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CAPEC-509: Kerberoasting

Attack Pattern ID: 509
Abstraction: Detailed
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+ Description
Through the exploitation of how service accounts leverage Kerberos authentication with Service Principal Names (SPNs), the adversary obtains and subsequently cracks the hashed credentials of a service account target to exploit its privileges. The Kerberos authentication protocol centers around a ticketing system which is used to request/grant access to services and to then access the requested services. As an authenticated user, the adversary may request Active Directory and obtain a service ticket with portions encrypted via RC4 with the private key of the authenticated account. By extracting the local ticket and saving it disk, the adversary can brute force the hashed value to reveal the target account credentials.
+ Typical Severity


+ Relationships
Section HelpThis table shows the other attack patterns and high level categories that are related to this attack pattern. These relationships are defined as ChildOf and ParentOf, and give insight to similar items that may exist at higher and lower levels of abstraction. In addition, relationships such as CanFollow, PeerOf, and CanAlsoBe are defined to show similar attack patterns that the user may want to explore.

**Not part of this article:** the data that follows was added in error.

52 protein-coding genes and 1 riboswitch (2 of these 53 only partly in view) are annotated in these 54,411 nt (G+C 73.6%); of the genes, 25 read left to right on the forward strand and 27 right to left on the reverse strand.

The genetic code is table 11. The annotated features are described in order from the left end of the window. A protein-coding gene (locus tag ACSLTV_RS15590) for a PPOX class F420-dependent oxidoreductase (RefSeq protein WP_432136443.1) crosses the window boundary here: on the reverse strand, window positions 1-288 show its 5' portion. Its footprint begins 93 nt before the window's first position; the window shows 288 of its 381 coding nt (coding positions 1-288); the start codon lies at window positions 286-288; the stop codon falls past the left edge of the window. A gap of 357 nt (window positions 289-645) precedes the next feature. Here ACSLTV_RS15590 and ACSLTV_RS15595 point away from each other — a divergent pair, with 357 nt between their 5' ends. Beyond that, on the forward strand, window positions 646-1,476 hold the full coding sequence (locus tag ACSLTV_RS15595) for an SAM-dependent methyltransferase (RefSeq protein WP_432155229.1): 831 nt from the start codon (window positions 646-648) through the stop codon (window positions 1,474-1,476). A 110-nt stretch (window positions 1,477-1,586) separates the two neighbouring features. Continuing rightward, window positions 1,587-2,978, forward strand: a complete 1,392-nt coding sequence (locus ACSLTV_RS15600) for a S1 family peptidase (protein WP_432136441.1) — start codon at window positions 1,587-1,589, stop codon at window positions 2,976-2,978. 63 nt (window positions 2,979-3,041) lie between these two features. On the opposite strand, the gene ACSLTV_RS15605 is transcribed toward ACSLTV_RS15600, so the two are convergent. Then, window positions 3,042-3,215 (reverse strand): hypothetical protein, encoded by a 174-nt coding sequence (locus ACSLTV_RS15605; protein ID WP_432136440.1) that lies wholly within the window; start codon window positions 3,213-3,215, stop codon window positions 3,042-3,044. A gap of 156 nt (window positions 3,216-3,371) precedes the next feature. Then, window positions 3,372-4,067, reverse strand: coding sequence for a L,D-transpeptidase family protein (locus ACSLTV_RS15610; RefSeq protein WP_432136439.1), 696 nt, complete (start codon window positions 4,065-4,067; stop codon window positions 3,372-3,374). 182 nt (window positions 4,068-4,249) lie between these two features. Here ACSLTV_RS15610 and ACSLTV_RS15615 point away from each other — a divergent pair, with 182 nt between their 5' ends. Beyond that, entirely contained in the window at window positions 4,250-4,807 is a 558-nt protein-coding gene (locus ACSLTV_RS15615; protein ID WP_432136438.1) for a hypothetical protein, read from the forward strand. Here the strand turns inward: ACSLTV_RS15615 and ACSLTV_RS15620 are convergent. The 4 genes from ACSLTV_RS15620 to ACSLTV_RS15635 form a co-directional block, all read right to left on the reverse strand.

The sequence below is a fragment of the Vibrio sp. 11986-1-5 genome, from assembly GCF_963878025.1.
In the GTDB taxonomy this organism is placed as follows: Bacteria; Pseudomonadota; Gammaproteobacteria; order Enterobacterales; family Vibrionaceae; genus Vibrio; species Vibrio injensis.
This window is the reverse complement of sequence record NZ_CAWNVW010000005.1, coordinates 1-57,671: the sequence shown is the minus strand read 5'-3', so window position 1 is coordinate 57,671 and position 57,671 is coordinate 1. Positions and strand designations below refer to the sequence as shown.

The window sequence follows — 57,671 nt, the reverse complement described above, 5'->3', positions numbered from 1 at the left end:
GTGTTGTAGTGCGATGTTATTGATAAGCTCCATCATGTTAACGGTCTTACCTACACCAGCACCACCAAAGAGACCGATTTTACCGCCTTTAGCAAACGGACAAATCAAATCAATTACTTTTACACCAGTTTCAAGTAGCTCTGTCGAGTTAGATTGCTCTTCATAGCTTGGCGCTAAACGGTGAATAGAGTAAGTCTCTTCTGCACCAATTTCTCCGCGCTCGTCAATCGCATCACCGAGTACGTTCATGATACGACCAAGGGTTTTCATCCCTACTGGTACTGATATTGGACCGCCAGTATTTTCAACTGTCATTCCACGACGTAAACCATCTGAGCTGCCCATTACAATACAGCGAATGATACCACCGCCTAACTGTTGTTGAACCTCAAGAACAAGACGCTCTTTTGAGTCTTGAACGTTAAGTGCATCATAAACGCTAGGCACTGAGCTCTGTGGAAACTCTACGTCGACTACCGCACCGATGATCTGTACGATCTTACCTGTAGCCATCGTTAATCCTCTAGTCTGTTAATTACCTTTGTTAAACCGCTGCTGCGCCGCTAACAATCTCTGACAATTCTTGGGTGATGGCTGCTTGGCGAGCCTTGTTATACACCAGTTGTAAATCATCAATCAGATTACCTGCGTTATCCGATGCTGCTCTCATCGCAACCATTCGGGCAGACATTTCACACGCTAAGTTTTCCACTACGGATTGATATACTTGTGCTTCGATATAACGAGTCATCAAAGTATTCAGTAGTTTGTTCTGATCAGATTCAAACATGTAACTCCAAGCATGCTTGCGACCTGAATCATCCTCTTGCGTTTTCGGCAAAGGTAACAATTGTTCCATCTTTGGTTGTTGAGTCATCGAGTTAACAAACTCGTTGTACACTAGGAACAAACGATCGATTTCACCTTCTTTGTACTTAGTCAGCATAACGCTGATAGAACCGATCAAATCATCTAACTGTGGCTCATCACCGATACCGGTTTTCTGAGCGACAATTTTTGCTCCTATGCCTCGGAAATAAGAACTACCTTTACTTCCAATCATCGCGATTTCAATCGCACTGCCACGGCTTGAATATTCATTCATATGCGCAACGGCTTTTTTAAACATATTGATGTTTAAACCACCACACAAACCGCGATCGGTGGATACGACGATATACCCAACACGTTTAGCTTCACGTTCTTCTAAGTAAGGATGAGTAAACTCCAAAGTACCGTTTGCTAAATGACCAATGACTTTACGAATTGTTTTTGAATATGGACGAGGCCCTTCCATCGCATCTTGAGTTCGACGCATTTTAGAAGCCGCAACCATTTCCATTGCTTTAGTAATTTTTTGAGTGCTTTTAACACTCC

ChildOfStandard Attack PatternStandard Attack Pattern - A standard level attack pattern in CAPEC is focused on a specific methodology or technique used in an attack. It is often seen as a singular piece of a fully executed attack. A standard attack pattern is meant to provide sufficient details to understand the specific technique and how it attempts to accomplish a desired goal. A standard level attack pattern is a specific type of a more abstract meta level attack pattern.652Use of Known Kerberos Credentials
CanPrecedeMeta Attack PatternMeta Attack Pattern - A meta level attack pattern in CAPEC is a decidedly abstract characterization of a specific methodology or technique used in an attack. A meta attack pattern is often void of a specific technology or implementation and is meant to provide an understanding of a high level approach. A meta level attack pattern is a generalization of related group of standard level attack patterns. Meta level attack patterns are particularly useful for architecture and design level threat modeling exercises.151Identity Spoofing
Section HelpThis table shows the views that this attack pattern belongs to and top level categories within that view.
+ Execution Flow
  1. Scan for user accounts with set SPN values
    These can be found via Powershell or LDAP queries, as well as enumerating startup name accounts and other means.
  2. Request service tickets
    Using user account's SPN value, request other service tickets from Active Directory
  1. Extract ticket and save to disk
    Certain tools like Mimikatz can extract local tickets and save them to memory/disk.